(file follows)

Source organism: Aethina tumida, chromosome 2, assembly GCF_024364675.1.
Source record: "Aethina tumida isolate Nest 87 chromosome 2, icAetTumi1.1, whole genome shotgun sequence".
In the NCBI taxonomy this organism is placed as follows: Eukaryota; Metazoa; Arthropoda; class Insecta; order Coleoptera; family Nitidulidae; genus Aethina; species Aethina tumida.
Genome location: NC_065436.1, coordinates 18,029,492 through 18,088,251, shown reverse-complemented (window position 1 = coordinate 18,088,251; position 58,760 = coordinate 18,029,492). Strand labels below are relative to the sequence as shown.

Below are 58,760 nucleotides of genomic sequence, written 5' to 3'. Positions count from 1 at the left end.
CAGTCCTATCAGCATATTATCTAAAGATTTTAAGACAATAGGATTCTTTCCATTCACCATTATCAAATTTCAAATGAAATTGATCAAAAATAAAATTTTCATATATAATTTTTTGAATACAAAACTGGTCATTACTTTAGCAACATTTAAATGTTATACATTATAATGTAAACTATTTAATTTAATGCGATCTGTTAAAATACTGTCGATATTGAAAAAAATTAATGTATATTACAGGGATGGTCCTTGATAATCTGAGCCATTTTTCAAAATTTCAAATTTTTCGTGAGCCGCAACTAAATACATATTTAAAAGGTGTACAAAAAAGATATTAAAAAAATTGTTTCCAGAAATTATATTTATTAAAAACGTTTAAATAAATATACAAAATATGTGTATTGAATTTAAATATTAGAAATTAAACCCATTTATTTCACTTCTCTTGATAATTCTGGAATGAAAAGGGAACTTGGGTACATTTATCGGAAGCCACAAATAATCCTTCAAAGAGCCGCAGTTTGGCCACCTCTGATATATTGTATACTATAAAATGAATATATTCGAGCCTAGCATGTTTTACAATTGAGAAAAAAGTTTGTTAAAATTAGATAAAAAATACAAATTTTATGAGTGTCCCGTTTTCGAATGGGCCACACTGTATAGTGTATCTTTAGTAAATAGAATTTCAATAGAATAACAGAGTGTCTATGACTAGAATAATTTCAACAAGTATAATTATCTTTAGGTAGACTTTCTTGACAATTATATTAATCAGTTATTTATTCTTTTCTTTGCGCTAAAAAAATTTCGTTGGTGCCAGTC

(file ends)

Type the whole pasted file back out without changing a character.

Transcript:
Source organism: Aethina tumida, chromosome 2, assembly GCF_024364675.1.
Source record: "Aethina tumida isolate Nest 87 chromosome 2, icAetTumi1.1, whole genome shotgun sequence".
In the NCBI taxonomy this organism is placed as follows: Eukaryota; Metazoa; Arthropoda; class Insecta; order Coleoptera; family Nitidulidae; genus Aethina; species Aethina tumida.
Genome location: NC_065436.1, coordinates 18,029,492 through 18,088,251, shown reverse-complemented (window position 1 = coordinate 18,088,251; position 58,760 = coordinate 18,029,492). Strand labels below are relative to the sequence as shown.

Below are 58,760 nucleotides of genomic sequence, written 5' to 3'. Positions count from 1 at the left end.
CAGTCCTATCAGCATATTATCTAAAGATTTTAAGACAATAGGATTCTTTCCATTCACCATTATCAAATTTCAAATGAAATTGATCAAAAATAAAATTTTCATATATAATTTTTTGAATACAAAACTGGTCATTACTTTAGCAACATTTAAATGTTATACATTATAATGTAAACTATTTAATTTAATGCGATCTGTTAAAATACTGTCGATATTGAAAAAAATTAATGTATATTACAGGGATGGTCCTTGATAATCTGAGCCATTTTTCAAAATTTCAAATTTTTCGTGAGCCGCAACTAAATACATATTTAAAAGGTGTACAAAAAAGATATTAAAAAAATTGTTTCCAGAAATTATATTTATTAAAAACGTTTAAATAAATATACAAAATATGTGTATTGAATTTAAATATTAGAAATTAAACCCATTTATTTCACTTCTCTTGATAATTCTGGAATGAAAAGGGAACTTGGGTACATTTATCGGAAGCCACAAATAATCCTTCAAAGAGCCGCAGTTTGGCCACCTCTGATATATTGTATACTATAAAATGAATATATTCGAGCCTAGCATGTTTTACAATTGAGAAAAAAGTTTGTTAAAATTAGATAAAAAATACAAATTTTATGAGTGTCCCGTTTTCGAATGGGCCACACTGTATAGTGTATCTTTAGTAAATAGAATTTCAATAGAATAACAGAGTGTCTATGACTAGAATAATTTCAACAAGTATAATTATCTTTAGGTAGACTTTCTTGACAATTATATTAATCAGTTATTTATTCTTTTCTTTGCGCTAAAAAAATTTCGTTGGTGCCAGTC